19 August 2012


Many times, as I traveled on the Brooklyn-Queens Express portion that runs below the Brooklyn Height Promenade, I would look longingly at the relatively new jogging path that extends south from Brooklyn Bridge Park.  Especially so when there was a traffic jam.  I should be down there exercising my muscles, lung, and heart, instead being up on the highway contributing to air pollution.  Once or twice I went with the family and others to the area but each time by the time we got to Brooklyn Bridge Park it was too dark, or the kids too tired.  Always something or others.  I suppose some day I may drive the family and the usual entourage to the park, but I am sure by the time I find parking five blocks away I would be in a sour mood and won't enjoy the park as much.

I signed up for a few marathons this year, all near the last quarter of the year.  The Yonkers Marathon is the first one to arrive and is about a month away, on Sunday 16 September.  Most, if not all, marathon training schedules dictates that the runner must run a 32-km (or 20-mile) distance a few weeks prior to the actual race.  Of course, you are supposed to build up the distance over so many weeks, which I did not.  But I still want to do a 32-km run before the Yonkers Marathon.  According to gmap-pedometer.com, from my home to Brooklyn Bridge Park is supposed to be 16 km.  Run there and back and I will have my 32-km long run.  Nhất cử lưởng tiệng, "one lift of the hand to do two things," aka "kill two birds with one stone."

When the alarm clock blared, I was ready.  Tech clothes already picked out, camel pack with four filled water bottles, fanny pack with house keys, four packs of Gu energy gel, some energy beans, and eyeglasses case. Cell phone and GPS watch charged overnight.  I also had some money in case I need to buy a MetroCard to get back, plus an NYRR membership card for use as ID in case some mishap occurs.  All the preparation the night before can make a big difference in the morning of the big day.

I ran mostly along the south-southwest waterfront of Brooklyn, or as close to the water as I could.  I entered the Belt Parkway Waterfront via the footbridge at around Bay 16th Street then ran toward the Verrazano Bridge, all the way to Owl's Head Pier.  A short distance before the pier, I ate the first Gu and washed it down with water.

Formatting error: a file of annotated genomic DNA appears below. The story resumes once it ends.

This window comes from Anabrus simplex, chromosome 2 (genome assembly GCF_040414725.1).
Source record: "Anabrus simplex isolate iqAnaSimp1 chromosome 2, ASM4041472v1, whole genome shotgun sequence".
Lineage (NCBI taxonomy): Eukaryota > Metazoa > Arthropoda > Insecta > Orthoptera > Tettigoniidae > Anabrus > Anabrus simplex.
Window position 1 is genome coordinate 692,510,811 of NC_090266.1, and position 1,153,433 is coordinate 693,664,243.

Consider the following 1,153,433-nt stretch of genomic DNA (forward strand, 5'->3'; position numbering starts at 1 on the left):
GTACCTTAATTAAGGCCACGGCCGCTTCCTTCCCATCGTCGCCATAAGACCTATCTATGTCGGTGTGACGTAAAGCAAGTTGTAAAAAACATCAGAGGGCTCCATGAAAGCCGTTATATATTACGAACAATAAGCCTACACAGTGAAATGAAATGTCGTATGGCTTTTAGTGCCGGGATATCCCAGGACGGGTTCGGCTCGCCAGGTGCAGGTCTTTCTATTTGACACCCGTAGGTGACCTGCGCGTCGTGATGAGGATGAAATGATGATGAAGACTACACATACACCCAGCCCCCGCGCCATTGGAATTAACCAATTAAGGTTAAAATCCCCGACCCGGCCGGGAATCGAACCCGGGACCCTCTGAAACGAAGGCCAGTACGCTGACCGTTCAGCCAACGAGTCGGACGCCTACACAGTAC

For hill training, I ran to the top of the hill in Owl's Head Park.  I thought about taking photos from the hilltop but the tree branches were in the way.  I must come back here in the winter.  Eventually I found myself along Second Avenue, ran past Lutheran Hospital, some live poultry market, and Costco.  On Second Avenue, there was a moving company called Van Gogh but I don't recall seeing it on this run. I try to run against traffic whenever possible, so at the first favorable street I turned into it to get to Third Avenue. The last time I went along Third Avenue and not in a car I was on a bike and had to ride on the sidewalk. The other options were to go against traffic or walk the bike at around the Prospect Expressway underpass. Running is so much better. I was able to keep running on the sidewalk against traffic, past Home Depot, onward to a drawbridge that spans the Gowanus Canal. I recently heard about The Superfund Super Run and had a chuckle about the nickname Lavender Lake, for the Gowanus Canal. I took photos of the canal but did not do it justice. Or maybe it's just too clean at that point. I know in the past I've seen the canal in some eerie green color.

By the time I reached the Battery Park Tunnel, it was already 16 km. My goal was the Brooklyn Bridge Park so I continued, along Columbia Street. A novel idea here is the bike path is actually half of the sidewalk, not on the road. At Atlantic Avenue, I asked a dog-walker whether there's an outlet and he told me about going around 1 Brooklyn Bridge, which he called the Grey Building. At long last, I would be on that cool jogging path. Alas, I missed the entrance to the path, which was across from the Grey Building's loading dock. I had to run on the really narrow sidewalk of Furman Street, all the while occasionally seeing joggers on the path and wondering how they got there.

Finally at Brooklyn Bridge Park I decided to use the restroom. Ooh, air-conditioned! So nice, but on second thought the location is probably a tourist magnet, better make it worth their money. From then on I mostly walked as I had to stop many times to take photos. Such a nice place! See the photos and descriptions below.

I thought the jogging/bike path was just something very basic. A dirt road at most. It turned out to be nicely paved, well marked to separate cyclists and joggers. Around Montague Street, near what is probably the exhaust tower for the Brooklyn Battery Tunnel, I saw that the path went all the way to the Grey Building and Joralemon Street.